Tristan Powys (Credit Manager) @ Lucid Living
Credit report screening (ITC checks) of job applicants, by prospective employers and recruitment agencies dates back to the early 1980’s. Reviewing an applicant’s credit report was almost always without their knowledge or consent. If the applicant was disqualified because of a “blacklisting” on the credit bureau, they were never advised of this fact.
The use of an individual’s credit report, held by credit bureau, is regulated under the National Credit Act (NCA). The NCA does not disallow employment credit checks of job applicants, but it does prescribe the conditions under which it can be done.
In terms of the NCA, a prospective employer may only assess a job applicant’s credit report for the purpose of verifying employment and only with the consent of the applicant, which must be obtained prior to viewing their credit report.
In practice however, this is not the case and employers review the financial information on the job applicant’s credit report to make a determination of financial trust-worthiness.
Millions of people are now seeking employment as the jobless recovery lingers, making them vulnerable to losing job opportunities if they have late payments or are blacklisted on their credit reports.
Prospective employers usually have valid reasons for employment credit checks of job applicants. Workers with access to financial accounts or cash or who handle sensitive information, such as employee records, should have good standing in their personal financial affairs, the thinking goes. The same goes for military personnel who handle top-security materials.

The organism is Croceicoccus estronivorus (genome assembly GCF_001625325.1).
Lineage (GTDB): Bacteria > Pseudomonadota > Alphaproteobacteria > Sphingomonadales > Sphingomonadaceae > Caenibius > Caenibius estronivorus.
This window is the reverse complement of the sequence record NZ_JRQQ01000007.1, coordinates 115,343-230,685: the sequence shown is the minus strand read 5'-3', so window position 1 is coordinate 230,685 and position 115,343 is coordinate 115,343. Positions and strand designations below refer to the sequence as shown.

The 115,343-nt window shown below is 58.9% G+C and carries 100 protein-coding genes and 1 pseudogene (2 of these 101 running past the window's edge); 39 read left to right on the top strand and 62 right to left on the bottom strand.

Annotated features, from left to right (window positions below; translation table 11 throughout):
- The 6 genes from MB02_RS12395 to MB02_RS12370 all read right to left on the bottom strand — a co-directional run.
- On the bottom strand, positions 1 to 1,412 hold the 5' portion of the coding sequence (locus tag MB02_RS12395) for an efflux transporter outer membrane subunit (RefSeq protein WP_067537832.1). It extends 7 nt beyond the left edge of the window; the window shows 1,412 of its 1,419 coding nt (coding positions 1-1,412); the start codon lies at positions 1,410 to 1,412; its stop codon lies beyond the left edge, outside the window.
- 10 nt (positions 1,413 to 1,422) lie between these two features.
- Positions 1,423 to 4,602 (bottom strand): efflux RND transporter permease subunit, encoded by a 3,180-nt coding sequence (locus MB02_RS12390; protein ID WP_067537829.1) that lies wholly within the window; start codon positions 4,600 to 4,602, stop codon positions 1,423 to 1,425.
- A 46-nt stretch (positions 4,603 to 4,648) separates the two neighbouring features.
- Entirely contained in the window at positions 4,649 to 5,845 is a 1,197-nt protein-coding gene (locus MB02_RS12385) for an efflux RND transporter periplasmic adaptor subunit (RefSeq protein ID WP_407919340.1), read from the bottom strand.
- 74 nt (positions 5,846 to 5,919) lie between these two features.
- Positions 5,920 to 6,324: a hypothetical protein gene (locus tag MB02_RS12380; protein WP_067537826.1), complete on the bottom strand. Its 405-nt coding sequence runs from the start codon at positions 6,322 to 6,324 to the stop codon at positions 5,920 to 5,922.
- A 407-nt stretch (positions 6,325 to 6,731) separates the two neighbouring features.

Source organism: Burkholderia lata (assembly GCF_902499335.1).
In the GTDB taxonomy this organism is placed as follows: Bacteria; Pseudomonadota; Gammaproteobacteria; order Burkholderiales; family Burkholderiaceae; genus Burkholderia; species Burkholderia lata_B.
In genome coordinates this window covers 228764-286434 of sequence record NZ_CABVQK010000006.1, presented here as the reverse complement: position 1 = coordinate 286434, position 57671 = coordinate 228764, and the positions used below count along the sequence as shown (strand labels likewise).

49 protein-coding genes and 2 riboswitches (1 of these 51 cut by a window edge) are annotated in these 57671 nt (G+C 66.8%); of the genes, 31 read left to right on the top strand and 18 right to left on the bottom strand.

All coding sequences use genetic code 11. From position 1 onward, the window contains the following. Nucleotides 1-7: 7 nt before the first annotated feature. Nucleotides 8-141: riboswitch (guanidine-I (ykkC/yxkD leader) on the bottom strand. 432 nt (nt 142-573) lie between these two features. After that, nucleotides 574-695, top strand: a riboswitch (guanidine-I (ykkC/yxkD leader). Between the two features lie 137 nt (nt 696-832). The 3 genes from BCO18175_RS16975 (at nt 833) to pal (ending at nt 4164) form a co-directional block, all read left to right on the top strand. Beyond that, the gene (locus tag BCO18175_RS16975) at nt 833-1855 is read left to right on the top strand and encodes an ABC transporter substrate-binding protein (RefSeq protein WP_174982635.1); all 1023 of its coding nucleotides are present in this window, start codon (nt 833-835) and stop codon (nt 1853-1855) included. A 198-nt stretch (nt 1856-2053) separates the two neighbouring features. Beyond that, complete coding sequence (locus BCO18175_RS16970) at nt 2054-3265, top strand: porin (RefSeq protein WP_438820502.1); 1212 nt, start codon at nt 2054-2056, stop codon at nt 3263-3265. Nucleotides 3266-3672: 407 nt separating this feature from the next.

If the employees are under pressure from collectors or creditors in their personal lives, they might be tempted to do something they shouldn’t, said John Ulzheimer, who is the author of several consumer credit books.
Here is what job applicants and existing employees need to know about employers checking their credit report:
• Employers must notify applicants or employees that they will check the credit reports before they do it. Applicants and employees must give their permission.
• If applicants or employees have information on their credit report they do not want employers to see, they should give an explanation before the employers obtain the credit report. If applicants deny access, that often means the applicant is disqualified.
• Errors occur frequently on credit reports. It is up to applicants and employees to make sure their credit reports are accurate.
• Employers, for their part, should be careful about their use of credit reports. Credit reports should not be the only screening tool for deciding who is disqualified. Employment credit checks should be limited to positions dealing with company finances and sensitive information.
Credit reports are compiled about individuals by credit bureaus, based on information that they procure from third parties, including credit providers. This information may be inaccurate, outdated and invalid.
Yet, credit reports are used to determine everything from interest rates on loans, insurance rates and even employment.
While consumers have the right to request a copy of their credit report, less than 7% did so in 2010. Make sure that the information on your credit report is accurate. Get yours now (Instant Credit Pulse) and see how the financial world and prospective employers will view you.